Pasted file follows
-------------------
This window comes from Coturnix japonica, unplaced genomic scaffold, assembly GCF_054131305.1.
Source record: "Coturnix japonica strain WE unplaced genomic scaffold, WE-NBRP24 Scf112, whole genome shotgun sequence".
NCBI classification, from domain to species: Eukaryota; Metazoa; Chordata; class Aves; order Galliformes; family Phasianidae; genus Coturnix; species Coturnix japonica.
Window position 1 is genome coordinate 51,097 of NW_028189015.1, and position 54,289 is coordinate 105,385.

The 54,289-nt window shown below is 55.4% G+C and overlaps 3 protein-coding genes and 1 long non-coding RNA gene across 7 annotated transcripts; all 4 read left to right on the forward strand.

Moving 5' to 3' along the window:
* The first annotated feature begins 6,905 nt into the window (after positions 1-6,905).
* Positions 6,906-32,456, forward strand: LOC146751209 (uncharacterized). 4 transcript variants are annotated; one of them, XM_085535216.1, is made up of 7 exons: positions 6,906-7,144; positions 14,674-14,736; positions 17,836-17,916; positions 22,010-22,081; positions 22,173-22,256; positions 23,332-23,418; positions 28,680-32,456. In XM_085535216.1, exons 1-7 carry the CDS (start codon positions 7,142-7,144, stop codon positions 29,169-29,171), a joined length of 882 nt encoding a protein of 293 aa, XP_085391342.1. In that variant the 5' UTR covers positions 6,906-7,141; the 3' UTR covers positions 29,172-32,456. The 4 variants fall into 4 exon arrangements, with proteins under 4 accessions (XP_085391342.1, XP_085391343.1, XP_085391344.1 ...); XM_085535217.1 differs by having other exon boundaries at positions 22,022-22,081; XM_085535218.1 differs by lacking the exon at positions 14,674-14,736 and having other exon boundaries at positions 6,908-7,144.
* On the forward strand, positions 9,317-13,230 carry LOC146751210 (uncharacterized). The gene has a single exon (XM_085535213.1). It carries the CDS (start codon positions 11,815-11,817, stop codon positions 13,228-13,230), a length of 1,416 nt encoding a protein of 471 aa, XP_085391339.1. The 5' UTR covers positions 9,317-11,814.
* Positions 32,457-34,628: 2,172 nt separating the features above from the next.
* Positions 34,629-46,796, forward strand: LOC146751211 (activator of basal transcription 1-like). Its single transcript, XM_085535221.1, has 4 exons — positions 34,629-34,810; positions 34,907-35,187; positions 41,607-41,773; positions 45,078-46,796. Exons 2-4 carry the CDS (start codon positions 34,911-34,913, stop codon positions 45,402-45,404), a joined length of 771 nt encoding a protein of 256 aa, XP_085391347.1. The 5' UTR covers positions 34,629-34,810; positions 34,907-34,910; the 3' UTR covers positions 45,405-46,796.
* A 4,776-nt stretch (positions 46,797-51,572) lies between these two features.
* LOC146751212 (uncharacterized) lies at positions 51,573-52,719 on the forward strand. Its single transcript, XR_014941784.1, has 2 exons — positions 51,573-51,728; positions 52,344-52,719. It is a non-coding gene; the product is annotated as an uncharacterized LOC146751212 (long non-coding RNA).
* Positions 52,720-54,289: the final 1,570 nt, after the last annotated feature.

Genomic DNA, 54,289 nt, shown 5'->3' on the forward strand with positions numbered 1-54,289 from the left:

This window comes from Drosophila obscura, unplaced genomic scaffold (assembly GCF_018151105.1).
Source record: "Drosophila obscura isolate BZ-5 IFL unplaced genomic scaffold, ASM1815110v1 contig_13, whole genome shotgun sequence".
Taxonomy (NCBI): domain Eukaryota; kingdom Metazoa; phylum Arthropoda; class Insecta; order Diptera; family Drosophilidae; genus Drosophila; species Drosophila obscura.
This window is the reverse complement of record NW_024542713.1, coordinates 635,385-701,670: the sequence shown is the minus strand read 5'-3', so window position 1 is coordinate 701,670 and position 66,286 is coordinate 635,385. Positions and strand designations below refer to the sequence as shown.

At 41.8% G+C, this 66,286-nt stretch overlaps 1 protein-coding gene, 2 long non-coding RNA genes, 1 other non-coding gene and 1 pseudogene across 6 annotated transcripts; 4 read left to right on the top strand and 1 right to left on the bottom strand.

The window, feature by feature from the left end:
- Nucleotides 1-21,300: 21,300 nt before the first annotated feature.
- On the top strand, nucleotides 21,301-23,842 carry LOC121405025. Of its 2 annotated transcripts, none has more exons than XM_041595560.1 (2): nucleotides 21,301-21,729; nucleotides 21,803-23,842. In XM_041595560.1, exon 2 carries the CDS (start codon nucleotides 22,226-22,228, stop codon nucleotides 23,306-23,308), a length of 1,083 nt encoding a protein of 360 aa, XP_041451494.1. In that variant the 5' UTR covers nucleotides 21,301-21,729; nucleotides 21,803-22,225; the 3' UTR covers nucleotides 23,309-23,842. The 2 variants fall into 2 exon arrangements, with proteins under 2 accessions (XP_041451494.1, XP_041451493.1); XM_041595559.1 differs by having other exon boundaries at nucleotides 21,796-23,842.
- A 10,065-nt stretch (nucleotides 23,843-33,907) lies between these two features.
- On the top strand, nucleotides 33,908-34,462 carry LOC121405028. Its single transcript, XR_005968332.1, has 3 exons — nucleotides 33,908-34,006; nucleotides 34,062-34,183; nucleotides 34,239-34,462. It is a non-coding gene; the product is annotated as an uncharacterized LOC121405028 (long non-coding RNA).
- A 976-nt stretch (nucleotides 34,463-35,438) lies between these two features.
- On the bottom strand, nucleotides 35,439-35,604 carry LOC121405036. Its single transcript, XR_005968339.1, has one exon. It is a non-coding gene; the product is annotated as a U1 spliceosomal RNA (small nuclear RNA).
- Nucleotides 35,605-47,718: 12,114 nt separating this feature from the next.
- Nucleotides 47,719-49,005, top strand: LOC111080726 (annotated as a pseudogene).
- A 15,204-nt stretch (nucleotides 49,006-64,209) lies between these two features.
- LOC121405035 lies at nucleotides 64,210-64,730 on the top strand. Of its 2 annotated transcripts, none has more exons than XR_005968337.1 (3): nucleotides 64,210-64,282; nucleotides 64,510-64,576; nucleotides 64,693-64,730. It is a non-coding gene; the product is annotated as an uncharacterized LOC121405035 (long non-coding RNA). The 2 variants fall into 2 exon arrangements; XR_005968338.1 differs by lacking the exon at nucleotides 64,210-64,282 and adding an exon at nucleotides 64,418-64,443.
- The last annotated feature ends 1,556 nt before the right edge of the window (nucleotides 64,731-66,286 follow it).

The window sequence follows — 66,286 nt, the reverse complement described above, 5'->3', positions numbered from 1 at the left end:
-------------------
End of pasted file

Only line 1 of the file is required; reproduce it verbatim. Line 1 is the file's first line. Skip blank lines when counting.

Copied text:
This window comes from Coturnix japonica, unplaced genomic scaffold, assembly GCF_054131305.1.